HANOI, Vietnam (AP) — Vietnamese anger toward China is running at its highest level in years after Beijing deployed an oil rig in disputed waters. That’s posing a tricky question for Vietnam’s leaders: To what extent should they allow public protests that could morph into those against their own authoritarian rule?
“Facing the danger of Chinese aggression appropriating the sacred East Sea, the source of livelihood of the Vietnamese over generations, we are determined not to compromise.”
— From a statement widely circulated on Facebook and dissident blogs calling for protests on Sunday morning in Hanoi outside the Chinese Embassy and a Chinese cultural center in Ho Chi Minh City.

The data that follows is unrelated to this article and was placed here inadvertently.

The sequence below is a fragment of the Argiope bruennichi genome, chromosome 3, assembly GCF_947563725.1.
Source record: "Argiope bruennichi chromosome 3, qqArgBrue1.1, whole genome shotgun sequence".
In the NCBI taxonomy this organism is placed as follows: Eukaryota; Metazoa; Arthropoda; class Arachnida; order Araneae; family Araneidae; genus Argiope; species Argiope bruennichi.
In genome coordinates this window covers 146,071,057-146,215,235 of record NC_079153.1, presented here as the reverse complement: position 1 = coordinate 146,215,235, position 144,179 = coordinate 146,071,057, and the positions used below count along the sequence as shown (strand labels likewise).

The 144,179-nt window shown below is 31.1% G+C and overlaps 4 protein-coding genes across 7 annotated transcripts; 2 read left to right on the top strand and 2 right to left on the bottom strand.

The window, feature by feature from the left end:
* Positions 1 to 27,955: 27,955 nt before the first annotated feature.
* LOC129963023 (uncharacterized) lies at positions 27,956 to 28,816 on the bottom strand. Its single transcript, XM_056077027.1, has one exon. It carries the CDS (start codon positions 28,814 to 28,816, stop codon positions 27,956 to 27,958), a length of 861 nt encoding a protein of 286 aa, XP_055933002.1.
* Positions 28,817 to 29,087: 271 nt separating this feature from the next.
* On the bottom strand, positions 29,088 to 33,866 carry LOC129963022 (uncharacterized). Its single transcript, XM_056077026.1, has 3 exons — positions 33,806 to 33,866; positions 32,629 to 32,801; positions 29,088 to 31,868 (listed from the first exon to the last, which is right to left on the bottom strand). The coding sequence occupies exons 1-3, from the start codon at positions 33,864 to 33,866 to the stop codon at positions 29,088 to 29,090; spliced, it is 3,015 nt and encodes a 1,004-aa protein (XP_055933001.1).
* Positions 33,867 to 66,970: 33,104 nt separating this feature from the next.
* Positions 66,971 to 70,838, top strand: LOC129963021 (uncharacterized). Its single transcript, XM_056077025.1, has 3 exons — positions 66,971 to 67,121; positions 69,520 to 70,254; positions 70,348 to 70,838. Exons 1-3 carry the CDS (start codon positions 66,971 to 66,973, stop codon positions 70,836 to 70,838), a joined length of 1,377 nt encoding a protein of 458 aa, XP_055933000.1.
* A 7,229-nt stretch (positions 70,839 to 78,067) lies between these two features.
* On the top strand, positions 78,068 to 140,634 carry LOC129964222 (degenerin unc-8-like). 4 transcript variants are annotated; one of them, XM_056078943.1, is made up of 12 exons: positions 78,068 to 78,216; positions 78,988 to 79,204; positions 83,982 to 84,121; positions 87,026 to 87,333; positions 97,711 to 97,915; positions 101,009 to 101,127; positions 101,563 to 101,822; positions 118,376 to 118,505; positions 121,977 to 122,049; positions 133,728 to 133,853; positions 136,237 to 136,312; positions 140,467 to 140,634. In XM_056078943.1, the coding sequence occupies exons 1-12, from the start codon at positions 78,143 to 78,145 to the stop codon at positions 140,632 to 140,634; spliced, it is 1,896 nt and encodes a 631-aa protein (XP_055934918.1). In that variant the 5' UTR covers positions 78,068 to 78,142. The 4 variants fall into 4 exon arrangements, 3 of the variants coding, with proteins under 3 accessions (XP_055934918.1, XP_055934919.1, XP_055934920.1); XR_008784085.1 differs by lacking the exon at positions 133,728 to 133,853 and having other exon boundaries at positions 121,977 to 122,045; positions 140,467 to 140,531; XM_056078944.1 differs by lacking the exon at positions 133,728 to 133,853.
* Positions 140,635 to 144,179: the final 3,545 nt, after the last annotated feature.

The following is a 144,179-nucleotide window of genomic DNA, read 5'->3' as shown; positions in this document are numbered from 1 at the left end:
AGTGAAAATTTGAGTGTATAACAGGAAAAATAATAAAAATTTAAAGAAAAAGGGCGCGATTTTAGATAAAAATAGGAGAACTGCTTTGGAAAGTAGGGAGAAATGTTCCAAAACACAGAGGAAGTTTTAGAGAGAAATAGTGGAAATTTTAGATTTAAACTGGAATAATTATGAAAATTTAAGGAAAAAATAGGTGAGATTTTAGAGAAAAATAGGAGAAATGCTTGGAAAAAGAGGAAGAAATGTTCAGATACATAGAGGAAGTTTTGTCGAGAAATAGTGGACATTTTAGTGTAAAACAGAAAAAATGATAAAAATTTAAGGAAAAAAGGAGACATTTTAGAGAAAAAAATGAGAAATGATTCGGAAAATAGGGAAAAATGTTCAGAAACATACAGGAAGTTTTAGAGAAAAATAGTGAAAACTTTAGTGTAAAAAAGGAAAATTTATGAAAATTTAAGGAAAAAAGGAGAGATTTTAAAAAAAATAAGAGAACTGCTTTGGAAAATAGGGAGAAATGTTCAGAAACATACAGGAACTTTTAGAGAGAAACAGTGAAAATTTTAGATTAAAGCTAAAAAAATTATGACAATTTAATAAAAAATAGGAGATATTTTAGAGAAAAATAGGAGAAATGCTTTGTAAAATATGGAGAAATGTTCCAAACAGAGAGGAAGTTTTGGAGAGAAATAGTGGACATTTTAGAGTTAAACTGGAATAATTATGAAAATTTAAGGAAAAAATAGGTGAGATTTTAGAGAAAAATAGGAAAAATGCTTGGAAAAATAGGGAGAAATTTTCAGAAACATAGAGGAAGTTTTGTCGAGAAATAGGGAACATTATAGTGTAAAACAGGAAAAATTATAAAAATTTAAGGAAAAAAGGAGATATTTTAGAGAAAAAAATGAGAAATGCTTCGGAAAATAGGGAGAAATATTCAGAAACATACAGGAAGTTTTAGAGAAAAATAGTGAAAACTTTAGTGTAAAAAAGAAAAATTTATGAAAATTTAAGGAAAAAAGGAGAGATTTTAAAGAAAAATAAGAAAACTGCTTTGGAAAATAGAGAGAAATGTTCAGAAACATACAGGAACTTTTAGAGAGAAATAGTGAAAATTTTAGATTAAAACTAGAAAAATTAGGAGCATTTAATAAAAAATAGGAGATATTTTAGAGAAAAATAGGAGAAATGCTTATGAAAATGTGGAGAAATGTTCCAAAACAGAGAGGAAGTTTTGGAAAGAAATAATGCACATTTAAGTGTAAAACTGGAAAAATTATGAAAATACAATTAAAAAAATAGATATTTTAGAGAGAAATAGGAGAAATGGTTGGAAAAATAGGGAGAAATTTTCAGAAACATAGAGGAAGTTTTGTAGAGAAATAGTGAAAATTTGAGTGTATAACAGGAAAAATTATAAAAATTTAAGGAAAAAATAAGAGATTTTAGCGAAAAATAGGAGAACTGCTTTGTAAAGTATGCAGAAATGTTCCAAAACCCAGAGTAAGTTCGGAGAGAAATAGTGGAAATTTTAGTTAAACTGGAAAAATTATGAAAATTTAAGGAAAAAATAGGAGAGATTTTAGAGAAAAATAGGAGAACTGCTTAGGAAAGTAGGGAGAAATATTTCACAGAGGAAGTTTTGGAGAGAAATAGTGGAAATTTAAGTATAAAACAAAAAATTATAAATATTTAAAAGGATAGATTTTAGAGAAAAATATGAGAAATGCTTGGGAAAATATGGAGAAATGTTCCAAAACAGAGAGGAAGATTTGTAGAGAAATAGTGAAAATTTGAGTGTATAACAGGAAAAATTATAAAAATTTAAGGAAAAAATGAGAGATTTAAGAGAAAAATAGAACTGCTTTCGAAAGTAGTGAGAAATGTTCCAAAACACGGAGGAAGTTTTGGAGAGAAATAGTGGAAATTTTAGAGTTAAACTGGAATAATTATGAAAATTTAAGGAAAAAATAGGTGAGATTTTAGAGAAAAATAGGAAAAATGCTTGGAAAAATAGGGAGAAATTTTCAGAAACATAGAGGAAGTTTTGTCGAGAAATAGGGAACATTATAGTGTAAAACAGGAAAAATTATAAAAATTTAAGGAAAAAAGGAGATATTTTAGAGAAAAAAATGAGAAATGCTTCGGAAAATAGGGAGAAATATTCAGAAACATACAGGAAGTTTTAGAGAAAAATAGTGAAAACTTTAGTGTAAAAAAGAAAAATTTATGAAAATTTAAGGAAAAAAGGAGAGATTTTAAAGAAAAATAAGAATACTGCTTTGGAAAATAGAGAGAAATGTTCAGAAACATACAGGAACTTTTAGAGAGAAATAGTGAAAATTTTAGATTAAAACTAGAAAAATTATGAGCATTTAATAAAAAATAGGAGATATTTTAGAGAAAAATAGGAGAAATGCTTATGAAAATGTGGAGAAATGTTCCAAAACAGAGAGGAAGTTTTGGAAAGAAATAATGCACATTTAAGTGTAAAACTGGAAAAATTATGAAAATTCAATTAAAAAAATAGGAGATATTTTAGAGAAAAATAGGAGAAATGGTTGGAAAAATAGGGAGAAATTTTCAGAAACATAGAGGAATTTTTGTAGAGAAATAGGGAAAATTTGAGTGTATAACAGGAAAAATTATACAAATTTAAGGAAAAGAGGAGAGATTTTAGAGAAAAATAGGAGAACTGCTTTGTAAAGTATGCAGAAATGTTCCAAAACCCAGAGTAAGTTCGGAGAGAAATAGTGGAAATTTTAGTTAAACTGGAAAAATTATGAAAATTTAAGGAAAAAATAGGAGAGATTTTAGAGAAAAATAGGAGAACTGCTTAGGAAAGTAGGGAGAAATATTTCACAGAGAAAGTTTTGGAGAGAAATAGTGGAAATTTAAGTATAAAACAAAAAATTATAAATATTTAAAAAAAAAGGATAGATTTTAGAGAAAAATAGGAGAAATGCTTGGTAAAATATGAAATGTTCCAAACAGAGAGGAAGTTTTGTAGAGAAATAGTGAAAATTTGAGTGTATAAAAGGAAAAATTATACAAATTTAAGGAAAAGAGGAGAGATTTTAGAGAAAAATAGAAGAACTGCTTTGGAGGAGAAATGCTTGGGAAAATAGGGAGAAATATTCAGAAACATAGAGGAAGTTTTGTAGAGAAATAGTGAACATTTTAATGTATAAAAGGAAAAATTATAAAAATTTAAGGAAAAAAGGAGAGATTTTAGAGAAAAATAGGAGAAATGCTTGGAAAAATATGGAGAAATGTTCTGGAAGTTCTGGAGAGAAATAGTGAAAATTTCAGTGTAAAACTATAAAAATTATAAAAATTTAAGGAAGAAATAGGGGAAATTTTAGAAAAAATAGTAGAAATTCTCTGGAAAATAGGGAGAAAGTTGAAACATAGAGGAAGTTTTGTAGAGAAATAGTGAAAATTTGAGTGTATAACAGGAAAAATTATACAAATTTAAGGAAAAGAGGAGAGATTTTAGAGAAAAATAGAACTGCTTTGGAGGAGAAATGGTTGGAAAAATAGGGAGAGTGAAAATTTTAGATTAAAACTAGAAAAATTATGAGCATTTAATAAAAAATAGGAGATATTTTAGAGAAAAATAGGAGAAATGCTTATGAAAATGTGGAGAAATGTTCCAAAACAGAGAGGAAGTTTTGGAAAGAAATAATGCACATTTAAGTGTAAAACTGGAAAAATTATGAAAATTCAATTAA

At one level, the ruling Communist Party would like to harness the anger on the street to amplify its own indignation against China and garner international sympathy as naval ships from both countries engage in a tense standoff near the rig off the Paracel Islands in the South China Sea.
“We cannot continue to compromise and be vile and sinful to our heroic ancestors and feel ashamed before our future generations.”
But Vietnam’s government instinctively distrusts public gatherings of any sort, much less ones that risk posing a threat to public order. And they also know that members of the country’s dissident movement are firmly embedded inside the anti-China one, and have used the issue to mobilize support in the past. Read the rest of this entry »